The 12-person jury came back with their decision about the 32-year-old man's fate after hearing three days of testimony last week about Drommond murdering his former wife Janeil, on Aug. 28, 2005.
Following the verdict, Drommond's attorney Craig Peterson said that the verdict was not unexpected, but added his client was disappointed.
He said he'd hoped his client would get mental health treatment in prison and eventually have the chance to be paroled.
Drommond pleaded guilty in December. In exchange for the plea the death penalty was eliminated as an option. However, the jury could have opted for a sentence of 20-years-to-life in prison with the possibility of parole.
Drommond killed Janeil at his condominium as she was dropping their children off for a visit.
She was shot twice, once in the arm and torso, which ripped through her lung, heart, liver and spleen, and the second through the head.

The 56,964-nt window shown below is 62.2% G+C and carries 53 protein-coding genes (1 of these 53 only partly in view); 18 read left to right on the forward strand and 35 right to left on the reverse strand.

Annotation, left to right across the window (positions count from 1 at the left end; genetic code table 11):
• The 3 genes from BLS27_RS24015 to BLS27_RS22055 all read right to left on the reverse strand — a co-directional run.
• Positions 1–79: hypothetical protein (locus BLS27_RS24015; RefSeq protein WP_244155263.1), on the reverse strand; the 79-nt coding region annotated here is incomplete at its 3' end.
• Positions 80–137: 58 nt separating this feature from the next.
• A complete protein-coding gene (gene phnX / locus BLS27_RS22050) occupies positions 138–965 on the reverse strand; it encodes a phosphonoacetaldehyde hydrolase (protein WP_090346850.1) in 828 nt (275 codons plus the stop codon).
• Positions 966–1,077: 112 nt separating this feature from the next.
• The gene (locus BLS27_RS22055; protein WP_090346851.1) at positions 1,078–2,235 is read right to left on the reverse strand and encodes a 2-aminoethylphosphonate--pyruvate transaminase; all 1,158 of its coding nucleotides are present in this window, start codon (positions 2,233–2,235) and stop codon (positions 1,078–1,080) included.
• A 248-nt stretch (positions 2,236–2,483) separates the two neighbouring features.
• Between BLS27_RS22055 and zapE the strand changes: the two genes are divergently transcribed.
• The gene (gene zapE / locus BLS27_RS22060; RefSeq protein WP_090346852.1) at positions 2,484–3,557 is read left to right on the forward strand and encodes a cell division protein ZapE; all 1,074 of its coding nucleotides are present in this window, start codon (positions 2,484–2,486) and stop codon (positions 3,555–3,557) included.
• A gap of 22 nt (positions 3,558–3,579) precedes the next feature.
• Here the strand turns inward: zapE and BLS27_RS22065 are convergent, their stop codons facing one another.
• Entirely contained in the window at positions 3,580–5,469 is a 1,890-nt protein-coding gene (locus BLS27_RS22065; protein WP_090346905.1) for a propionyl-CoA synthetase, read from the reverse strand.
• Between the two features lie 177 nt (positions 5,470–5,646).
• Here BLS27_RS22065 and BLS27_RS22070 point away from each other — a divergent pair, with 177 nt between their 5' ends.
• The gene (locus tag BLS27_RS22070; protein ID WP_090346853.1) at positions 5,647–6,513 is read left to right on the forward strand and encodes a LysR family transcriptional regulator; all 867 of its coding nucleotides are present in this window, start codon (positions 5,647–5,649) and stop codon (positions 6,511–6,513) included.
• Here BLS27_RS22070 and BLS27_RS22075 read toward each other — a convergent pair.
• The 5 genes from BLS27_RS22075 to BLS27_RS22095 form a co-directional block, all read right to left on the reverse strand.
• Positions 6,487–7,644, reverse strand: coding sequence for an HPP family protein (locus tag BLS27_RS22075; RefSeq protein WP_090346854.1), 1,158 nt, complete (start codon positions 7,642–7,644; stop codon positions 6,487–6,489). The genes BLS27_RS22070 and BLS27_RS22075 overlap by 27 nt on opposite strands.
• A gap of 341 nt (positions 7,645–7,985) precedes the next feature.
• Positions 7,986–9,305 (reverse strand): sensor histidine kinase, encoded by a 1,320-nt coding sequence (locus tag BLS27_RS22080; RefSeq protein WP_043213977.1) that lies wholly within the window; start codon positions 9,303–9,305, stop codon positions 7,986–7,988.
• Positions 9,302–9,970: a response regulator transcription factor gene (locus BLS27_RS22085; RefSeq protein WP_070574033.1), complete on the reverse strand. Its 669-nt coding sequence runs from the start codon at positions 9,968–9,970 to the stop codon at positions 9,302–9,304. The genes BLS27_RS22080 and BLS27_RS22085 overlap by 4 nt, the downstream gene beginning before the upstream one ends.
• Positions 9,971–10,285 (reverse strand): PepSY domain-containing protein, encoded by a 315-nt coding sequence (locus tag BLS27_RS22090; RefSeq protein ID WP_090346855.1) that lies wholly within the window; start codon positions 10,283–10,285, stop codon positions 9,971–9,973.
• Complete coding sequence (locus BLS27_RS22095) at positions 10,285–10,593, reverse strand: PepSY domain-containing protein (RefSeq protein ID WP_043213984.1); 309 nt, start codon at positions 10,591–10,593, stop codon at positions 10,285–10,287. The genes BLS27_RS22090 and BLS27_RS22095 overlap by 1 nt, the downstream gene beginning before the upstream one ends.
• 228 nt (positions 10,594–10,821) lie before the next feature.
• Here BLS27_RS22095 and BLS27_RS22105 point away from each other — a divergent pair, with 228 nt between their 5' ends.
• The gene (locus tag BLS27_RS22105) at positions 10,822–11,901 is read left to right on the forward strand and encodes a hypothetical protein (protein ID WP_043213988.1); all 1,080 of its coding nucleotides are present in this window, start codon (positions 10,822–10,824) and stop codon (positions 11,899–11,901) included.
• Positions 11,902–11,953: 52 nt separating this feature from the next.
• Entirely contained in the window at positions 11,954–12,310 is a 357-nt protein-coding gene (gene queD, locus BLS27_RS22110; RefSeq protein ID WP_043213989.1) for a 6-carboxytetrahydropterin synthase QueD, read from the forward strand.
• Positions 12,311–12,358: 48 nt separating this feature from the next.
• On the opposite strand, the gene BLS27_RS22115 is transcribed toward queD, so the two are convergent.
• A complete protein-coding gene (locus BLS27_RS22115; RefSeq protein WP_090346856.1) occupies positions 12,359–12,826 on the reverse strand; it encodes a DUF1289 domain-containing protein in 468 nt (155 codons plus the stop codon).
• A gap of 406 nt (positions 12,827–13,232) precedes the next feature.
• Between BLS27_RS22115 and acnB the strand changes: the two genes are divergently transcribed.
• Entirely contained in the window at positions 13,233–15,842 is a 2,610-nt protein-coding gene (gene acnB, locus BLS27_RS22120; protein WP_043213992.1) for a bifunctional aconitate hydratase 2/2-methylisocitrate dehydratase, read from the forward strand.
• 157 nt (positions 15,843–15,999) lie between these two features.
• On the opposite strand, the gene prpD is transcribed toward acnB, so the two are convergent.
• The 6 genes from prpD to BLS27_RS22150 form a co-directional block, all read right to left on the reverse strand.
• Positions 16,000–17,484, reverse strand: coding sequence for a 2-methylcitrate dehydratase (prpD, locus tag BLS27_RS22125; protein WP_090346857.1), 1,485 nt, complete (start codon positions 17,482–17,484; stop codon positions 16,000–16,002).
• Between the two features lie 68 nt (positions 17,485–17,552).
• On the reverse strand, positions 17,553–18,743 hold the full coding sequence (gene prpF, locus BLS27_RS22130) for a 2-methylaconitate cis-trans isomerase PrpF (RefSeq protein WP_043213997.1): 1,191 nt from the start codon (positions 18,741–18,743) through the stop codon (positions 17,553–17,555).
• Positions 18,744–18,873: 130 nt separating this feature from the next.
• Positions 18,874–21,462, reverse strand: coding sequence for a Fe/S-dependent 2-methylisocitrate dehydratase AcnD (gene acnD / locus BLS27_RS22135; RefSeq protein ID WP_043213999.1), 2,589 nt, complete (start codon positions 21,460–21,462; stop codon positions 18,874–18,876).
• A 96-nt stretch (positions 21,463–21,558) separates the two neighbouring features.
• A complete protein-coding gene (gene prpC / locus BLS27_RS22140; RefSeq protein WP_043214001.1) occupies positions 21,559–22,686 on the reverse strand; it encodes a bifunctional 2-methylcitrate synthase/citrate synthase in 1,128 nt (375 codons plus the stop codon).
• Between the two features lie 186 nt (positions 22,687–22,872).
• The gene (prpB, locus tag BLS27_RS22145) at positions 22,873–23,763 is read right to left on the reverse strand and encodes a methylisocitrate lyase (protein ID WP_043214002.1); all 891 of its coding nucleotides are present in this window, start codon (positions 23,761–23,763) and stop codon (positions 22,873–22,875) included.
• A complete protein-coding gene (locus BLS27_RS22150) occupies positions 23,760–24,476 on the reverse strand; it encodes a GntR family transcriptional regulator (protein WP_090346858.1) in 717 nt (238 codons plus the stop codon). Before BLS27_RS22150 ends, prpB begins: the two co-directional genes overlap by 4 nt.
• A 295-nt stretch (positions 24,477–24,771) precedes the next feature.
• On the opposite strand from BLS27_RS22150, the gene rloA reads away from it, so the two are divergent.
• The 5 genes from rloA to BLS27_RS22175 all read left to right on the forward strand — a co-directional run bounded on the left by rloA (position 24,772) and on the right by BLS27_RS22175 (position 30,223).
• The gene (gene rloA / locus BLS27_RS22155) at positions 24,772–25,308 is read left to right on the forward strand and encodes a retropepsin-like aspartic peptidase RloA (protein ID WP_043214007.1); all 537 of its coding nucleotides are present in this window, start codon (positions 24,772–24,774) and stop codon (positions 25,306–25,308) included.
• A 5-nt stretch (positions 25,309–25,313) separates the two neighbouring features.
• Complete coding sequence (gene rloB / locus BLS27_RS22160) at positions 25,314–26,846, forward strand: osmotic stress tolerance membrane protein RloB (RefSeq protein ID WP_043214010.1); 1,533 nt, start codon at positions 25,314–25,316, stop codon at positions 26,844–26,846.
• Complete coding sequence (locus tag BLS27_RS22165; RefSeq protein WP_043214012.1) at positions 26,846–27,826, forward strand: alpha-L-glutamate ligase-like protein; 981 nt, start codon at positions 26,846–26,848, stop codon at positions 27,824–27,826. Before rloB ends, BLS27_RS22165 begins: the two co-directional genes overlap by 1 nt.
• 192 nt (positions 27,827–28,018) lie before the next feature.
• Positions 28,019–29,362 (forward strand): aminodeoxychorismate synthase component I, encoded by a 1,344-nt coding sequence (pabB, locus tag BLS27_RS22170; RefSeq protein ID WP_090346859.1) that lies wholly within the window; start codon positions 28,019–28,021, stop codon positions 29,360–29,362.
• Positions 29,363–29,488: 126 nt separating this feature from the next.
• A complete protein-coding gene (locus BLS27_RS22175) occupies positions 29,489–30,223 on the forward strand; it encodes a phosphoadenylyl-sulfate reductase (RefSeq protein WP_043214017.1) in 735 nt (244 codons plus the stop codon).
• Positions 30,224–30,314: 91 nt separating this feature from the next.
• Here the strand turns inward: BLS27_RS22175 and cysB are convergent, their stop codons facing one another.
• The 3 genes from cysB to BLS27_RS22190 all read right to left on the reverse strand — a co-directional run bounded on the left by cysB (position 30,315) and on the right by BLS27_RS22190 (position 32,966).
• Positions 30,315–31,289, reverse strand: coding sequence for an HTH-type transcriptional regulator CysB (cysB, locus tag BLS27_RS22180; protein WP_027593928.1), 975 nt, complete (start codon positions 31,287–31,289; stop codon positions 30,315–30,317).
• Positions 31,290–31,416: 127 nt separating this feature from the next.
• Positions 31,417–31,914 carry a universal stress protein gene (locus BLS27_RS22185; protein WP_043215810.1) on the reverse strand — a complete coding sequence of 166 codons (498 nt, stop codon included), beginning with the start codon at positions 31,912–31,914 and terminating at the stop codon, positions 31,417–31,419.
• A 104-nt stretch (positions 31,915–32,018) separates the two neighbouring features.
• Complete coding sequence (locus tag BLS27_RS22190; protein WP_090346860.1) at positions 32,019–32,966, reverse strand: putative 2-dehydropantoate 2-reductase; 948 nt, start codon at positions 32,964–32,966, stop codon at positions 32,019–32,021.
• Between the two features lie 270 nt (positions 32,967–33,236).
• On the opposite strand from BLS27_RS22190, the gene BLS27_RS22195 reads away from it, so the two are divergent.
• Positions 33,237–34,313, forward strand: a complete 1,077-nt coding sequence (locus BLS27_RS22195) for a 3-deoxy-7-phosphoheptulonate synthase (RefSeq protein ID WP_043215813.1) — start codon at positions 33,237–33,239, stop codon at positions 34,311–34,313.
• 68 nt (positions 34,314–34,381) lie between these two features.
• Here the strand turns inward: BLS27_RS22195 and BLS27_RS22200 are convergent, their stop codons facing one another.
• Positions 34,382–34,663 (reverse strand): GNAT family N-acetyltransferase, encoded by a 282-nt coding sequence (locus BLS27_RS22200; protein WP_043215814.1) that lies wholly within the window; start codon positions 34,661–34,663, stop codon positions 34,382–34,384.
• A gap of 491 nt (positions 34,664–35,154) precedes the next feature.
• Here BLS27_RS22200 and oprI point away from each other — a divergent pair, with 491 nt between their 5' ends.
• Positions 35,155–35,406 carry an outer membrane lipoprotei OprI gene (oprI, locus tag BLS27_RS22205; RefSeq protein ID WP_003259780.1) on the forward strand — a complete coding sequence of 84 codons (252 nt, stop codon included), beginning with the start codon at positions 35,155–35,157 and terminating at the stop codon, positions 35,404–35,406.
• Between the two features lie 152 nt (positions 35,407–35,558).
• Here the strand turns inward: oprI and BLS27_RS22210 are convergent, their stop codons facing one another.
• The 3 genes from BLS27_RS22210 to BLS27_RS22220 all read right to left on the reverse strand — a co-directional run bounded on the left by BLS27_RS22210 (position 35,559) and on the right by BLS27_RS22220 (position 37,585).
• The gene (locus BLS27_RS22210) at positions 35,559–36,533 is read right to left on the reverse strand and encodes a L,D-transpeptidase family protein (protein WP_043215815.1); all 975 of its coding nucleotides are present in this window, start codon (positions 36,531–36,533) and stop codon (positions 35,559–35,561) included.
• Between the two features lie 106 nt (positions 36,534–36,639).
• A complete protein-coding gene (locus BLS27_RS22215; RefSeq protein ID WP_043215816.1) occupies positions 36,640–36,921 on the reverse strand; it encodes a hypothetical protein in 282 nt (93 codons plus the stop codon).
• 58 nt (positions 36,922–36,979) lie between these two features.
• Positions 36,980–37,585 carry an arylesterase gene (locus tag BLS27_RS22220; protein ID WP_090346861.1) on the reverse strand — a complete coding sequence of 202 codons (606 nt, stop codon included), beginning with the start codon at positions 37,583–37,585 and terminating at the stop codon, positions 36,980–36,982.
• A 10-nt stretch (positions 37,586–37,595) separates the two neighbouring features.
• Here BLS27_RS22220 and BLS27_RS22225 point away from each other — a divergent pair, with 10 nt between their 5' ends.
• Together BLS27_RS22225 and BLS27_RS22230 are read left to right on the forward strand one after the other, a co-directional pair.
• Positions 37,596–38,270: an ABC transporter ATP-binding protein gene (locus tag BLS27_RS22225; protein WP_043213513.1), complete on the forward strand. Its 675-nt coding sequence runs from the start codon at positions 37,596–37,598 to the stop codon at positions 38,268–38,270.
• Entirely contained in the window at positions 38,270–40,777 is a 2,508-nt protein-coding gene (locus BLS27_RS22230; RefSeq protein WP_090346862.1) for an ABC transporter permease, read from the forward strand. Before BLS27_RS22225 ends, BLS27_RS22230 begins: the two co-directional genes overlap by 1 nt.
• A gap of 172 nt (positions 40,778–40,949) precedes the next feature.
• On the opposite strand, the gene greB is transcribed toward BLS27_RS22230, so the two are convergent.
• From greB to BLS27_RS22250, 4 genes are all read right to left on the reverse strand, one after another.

Drommond also shot Janeil's father Neil Reed Bradley, who had gone with her that day. When his daughter was shot, Bradley raced to her aid.
On Thursday, the final day of testimony, much of it centered on Drommond's mental health. Drommond was diagnosed with bipolar disorder in May 2005.
Peterson said that his client should be given the opportunity for parole, because strides may be made in treating mental illness which make him able to return to society.
In referring to a defense request that the jury show Drommond mercy and hope, Prosecutor Mike DiReda said those were qualities Drommond had been unwilling to extend to others, adding there was no guarantee that Drommond would take the prescribed medications.
As for the idea that with medication, Drommond could function after being paroled, Prosecutor William McGuire said Janeil "will not be able to see her children graduate from college. She will not be able to see her grandchildren. That was all taken away from her."